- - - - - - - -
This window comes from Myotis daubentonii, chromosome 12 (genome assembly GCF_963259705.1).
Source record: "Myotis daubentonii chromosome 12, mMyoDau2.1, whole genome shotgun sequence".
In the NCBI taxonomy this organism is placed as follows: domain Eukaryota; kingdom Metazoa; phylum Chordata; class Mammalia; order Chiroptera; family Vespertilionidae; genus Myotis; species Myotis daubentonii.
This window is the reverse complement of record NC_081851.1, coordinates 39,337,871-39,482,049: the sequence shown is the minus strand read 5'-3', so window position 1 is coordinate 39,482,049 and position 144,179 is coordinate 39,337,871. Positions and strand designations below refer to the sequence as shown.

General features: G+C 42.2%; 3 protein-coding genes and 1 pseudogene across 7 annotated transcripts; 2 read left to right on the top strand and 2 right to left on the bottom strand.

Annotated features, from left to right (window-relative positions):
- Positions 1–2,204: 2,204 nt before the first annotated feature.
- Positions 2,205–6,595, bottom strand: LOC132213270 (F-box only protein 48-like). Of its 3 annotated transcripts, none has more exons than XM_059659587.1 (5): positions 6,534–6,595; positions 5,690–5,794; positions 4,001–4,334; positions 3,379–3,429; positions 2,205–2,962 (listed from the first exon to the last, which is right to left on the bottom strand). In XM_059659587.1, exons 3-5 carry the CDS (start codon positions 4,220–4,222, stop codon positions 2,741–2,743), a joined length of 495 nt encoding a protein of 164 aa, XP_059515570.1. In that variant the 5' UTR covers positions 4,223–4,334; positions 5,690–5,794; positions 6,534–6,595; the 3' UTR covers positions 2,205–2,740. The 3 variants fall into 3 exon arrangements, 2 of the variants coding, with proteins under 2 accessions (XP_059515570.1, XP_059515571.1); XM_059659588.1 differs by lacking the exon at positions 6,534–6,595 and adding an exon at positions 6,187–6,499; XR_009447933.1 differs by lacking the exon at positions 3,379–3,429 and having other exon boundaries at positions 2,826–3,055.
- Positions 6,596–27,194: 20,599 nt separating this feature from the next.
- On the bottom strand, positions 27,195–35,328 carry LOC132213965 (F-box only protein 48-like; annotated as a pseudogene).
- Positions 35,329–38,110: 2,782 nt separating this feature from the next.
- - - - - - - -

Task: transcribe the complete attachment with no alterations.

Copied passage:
This window comes from Myotis daubentonii, chromosome 12 (genome assembly GCF_963259705.1).
Source record: "Myotis daubentonii chromosome 12, mMyoDau2.1, whole genome shotgun sequence".
In the NCBI taxonomy this organism is placed as follows: domain Eukaryota; kingdom Metazoa; phylum Chordata; class Mammalia; order Chiroptera; family Vespertilionidae; genus Myotis; species Myotis daubentonii.
This window is the reverse complement of record NC_081851.1, coordinates 39,337,871-39,482,049: the sequence shown is the minus strand read 5'-3', so window position 1 is coordinate 39,482,049 and position 144,179 is coordinate 39,337,871. Positions and strand designations below refer to the sequence as shown.

General features: G+C 42.2%; 3 protein-coding genes and 1 pseudogene across 7 annotated transcripts; 2 read left to right on the top strand and 2 right to left on the bottom strand.

Annotated features, from left to right (window-relative positions):
- Positions 1–2,204: 2,204 nt before the first annotated feature.
- Positions 2,205–6,595, bottom strand: LOC132213270 (F-box only protein 48-like). Of its 3 annotated transcripts, none has more exons than XM_059659587.1 (5): positions 6,534–6,595; positions 5,690–5,794; positions 4,001–4,334; positions 3,379–3,429; positions 2,205–2,962 (listed from the first exon to the last, which is right to left on the bottom strand). In XM_059659587.1, exons 3-5 carry the CDS (start codon positions 4,220–4,222, stop codon positions 2,741–2,743), a joined length of 495 nt encoding a protein of 164 aa, XP_059515570.1. In that variant the 5' UTR covers positions 4,223–4,334; positions 5,690–5,794; positions 6,534–6,595; the 3' UTR covers positions 2,205–2,740. The 3 variants fall into 3 exon arrangements, 2 of the variants coding, with proteins under 2 accessions (XP_059515570.1, XP_059515571.1); XM_059659588.1 differs by lacking the exon at positions 6,534–6,595 and adding an exon at positions 6,187–6,499; XR_009447933.1 differs by lacking the exon at positions 3,379–3,429 and having other exon boundaries at positions 2,826–3,055.
- Positions 6,596–27,194: 20,599 nt separating this feature from the next.
- On the bottom strand, positions 27,195–35,328 carry LOC132213965 (F-box only protein 48-like; annotated as a pseudogene).
- Positions 35,329–38,110: 2,782 nt separating this feature from the next.